Common Law - The FindLaw Consumer Protection Law Blog


Airline Price Fixing Class Action Filed

It came as no surprise that the airlines kept jacking up their prices and limiting their services, often at a time when jet fuel prices were plummeting. Consumers had almost given in to the turbulence of high ticket prices. But the winds are changing, and the settlements are coming.

All of us have heard the phrase "too good to be true." And most of us know to be skeptical of any claims a company makes on its potential for growth. So, when an entrepreneur tells potential investors that value in the firm will increase by 25,000 percent, that would be enough of a red flag to scare us off.

But not big enough, apparently, for investors into rapper/actor T.I.'s cryptocurrency, FLiK Token. The currency opened at a price of about six cents per token, and was touted to hit $14.99 within 15 months. That didn't quite materialize -- FLiK Token is currently trading at less than a single cent -- and those investors are pissed. They're suing T.I. (née Clifford Joseph Harris Jr.) and cofounder Ryan Felton, looking for $5 million in compensation for what they're calling a cryptocurrency pump-and-dump scheme.

Your dishwasher is overflowing; your clothes dryer is on the fritz; your refrigerator isn't running. A malfunctioning appliance can turn your home upside down, and worse, cause more damage than some dirty dishes. So, we trust that when we call a business calling itself "A Plus Appliance Repair" or "Rescue Appliance," that we'll get a competent repair person who can fix what's wrong.

But that's not what was happening in Cincinnati, according to a lawsuit filed by the Ohio Attorney General. The suit claims Terry Haynes was taking payment from prospective customers, then never delivering on the repairs.

You Lost Your Credit Card! What to Do Next

How often have you reached into your wallet to grab a credit card, only to discover it's missing? When that happens, no doubt you immediately have a rush of adrenalin, feeling financially exposed. Hopefully you just left it at home when you used it to pay for something online at your desk. Or maybe you left it in your blue jeans pocket with your driver's license from the night before. Should you worry? The answer may surprise you.

What Are Consumer's Rights in a Data Hacking Incident

Every week, there seems to be another announcement of consumer data breach. We've all gotten those letters in the mail saying that the company will pay for a year's worth of identity theft services, which generally cost consumers about $10 per month. However, these hacks have become so commonplace that most consumers have already purchased this service, as a prophylactic measure, since identity theft can be so financially damaging.

In addition to applying for these services, what rights do consumer's have when their data is illegally mined?

We've all heard the phrase "worst case scenario," and we've probably often conjured up such scenarios. Power going out during the big game. Breaking down on a desert highway in the middle of nowhere. The toilet exploding when you flush it.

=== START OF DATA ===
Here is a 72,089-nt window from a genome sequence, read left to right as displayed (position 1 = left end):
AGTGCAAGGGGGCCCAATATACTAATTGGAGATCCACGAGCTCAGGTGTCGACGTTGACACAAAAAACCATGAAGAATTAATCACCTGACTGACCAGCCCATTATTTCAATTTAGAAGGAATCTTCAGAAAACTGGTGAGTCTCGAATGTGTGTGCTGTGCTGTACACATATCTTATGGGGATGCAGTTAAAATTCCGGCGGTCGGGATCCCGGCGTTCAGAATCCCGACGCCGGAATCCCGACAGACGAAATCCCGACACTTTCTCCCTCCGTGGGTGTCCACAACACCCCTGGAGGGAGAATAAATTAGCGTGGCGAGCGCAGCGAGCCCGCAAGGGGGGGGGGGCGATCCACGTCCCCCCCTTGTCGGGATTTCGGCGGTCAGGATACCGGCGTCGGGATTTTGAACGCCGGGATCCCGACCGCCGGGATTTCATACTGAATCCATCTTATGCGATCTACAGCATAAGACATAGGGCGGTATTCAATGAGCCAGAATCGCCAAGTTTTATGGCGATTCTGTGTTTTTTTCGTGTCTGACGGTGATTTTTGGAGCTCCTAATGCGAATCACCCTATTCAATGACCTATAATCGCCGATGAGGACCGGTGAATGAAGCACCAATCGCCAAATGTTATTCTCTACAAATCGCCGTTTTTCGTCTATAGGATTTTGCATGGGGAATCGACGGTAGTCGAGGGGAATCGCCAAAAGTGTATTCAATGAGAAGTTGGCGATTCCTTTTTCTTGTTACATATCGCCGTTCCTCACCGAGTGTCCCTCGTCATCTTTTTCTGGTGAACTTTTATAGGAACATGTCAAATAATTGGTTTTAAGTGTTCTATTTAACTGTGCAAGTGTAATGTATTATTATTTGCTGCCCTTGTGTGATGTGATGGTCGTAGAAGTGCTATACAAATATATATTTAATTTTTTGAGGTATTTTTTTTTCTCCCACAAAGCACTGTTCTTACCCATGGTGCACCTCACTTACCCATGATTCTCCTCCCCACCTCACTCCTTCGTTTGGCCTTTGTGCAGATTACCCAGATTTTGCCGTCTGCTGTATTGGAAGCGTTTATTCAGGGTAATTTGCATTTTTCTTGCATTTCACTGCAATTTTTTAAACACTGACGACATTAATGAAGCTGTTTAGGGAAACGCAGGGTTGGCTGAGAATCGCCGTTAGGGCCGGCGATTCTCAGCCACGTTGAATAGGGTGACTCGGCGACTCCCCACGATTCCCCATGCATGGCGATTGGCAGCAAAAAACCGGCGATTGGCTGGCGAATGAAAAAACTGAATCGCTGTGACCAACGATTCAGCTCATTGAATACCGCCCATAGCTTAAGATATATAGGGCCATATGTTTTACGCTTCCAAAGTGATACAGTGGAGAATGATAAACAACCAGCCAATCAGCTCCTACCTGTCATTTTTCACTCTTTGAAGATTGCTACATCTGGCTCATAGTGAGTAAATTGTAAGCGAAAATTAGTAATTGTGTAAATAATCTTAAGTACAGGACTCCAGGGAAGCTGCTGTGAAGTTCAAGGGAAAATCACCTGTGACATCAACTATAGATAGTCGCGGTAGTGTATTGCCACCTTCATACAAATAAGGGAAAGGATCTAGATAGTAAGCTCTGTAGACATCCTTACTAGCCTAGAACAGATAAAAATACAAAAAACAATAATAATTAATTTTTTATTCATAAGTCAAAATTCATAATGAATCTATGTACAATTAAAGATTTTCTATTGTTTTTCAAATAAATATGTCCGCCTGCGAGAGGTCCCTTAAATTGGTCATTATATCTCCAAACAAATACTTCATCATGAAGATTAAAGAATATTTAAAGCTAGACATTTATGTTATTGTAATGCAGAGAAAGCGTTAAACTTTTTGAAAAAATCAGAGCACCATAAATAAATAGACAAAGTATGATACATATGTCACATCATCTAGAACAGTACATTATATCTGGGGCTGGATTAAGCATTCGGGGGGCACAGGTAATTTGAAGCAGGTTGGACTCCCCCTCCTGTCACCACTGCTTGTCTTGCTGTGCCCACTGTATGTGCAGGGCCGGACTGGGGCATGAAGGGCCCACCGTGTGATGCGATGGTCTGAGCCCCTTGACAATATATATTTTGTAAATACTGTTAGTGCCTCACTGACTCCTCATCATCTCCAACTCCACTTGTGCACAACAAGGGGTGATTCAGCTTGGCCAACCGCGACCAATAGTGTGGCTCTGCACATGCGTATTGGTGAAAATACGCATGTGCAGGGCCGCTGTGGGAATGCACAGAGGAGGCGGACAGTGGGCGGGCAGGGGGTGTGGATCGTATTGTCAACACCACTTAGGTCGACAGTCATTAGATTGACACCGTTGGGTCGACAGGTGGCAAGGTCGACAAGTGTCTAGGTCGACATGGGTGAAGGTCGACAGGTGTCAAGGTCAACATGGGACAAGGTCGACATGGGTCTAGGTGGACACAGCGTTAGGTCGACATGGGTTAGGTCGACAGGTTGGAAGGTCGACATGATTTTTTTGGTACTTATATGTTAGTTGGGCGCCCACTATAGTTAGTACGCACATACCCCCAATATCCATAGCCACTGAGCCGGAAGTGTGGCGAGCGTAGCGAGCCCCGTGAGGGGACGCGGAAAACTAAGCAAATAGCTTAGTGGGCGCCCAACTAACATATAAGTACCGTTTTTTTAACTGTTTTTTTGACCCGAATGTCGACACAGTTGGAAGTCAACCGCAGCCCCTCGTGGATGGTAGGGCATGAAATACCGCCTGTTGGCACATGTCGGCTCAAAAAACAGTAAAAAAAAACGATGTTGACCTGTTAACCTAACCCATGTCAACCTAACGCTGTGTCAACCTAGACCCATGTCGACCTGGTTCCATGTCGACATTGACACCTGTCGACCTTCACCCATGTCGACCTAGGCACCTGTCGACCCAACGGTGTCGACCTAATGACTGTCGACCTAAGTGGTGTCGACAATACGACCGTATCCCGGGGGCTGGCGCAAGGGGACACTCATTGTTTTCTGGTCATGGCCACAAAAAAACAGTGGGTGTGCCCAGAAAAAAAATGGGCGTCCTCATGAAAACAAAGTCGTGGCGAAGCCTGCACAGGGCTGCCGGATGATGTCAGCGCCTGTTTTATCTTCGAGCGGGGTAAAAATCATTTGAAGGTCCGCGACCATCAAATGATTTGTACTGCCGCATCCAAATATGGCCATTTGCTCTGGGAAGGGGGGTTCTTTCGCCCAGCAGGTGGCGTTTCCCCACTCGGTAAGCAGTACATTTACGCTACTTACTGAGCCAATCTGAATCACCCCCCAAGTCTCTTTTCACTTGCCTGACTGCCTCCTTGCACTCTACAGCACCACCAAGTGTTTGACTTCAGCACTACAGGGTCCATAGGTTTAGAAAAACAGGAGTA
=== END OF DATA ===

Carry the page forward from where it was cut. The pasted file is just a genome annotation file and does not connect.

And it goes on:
Wait, what?

According to Flushmate, its II 501-B pressure-assisted flushing systems have a flaw. And that flaw involves bursting at the weld seam and releasing high pressure, enough to lift the tank lid and shatter the tank. So, yeah -- worst case scenario for anyone flushing the toilet.

Most of us don't think too much about the price of canned tuna. It's generally pretty cheap, and if we're not penny pinching we'll likely go with the recognizable label on the shelf. You know, the blue can with Charlie Tuna on it?

But in an effort to squeeze more pennies out of its customers, StarKist, perhaps the most recognizable brand of tuna on the market, got itself into some costly trouble. The company pleaded guilty to conspiracy to fix prices of packaged seafood, and is now facing a possible $100 million in fines.

What Are Your Rights When Your Concert Is Postponed or Canceled?

When a concert is postponed or canceled, the news can hit hard. Sometimes the ticket holder doesn't have the luxury of abundant free time, and can't make the new date. Other times, the purchase price was a lot of money, and the ticket holder really needs that money refunded immediately rather than waiting to resell a postponed concert for a date still to be determined? What are your rights when a concert is canceled or postponed? It depends on who you bought the ticket from, and the decisions of the artist, team, venue, or promoter.

Spark Networks USA, the company behind niche online dating sites like Christian Mingle and Jdate, has settled a consumer protection action filed by San Diego, Los Angeles, Santa Clara, and Santa Cruz counties on behalf of customers who were automatically renewed for the service and denied refunds.

The company will pay $500,000 in civil penalties and almost $1 million in restitution, distributed to users and the municipalities, including the city of Santa Monica. Here's a closer look.

What Is the 'Neighbor Spoofing' Scam?

There seems to be a new scam born every minute, and this one is tricky, on so many levels. You may have already experienced it, but didn't know it's name. The neighbor spoofing scam is used by con artists and robocallers that call your phone, seemingly with a local number, but they are not a local business.

In this scam, not only the area code matches the victim's, but also the next three numbers, or prefix, will appear familiar, tempting you to pick up the phone even though you don't know this exact number. A telemarketers biggest obstacle is getting you to pick up that phone, but by deceiving you into thinking the call is coming from someone local, they easily clear that hurdle, and are one step closer to completing their scam.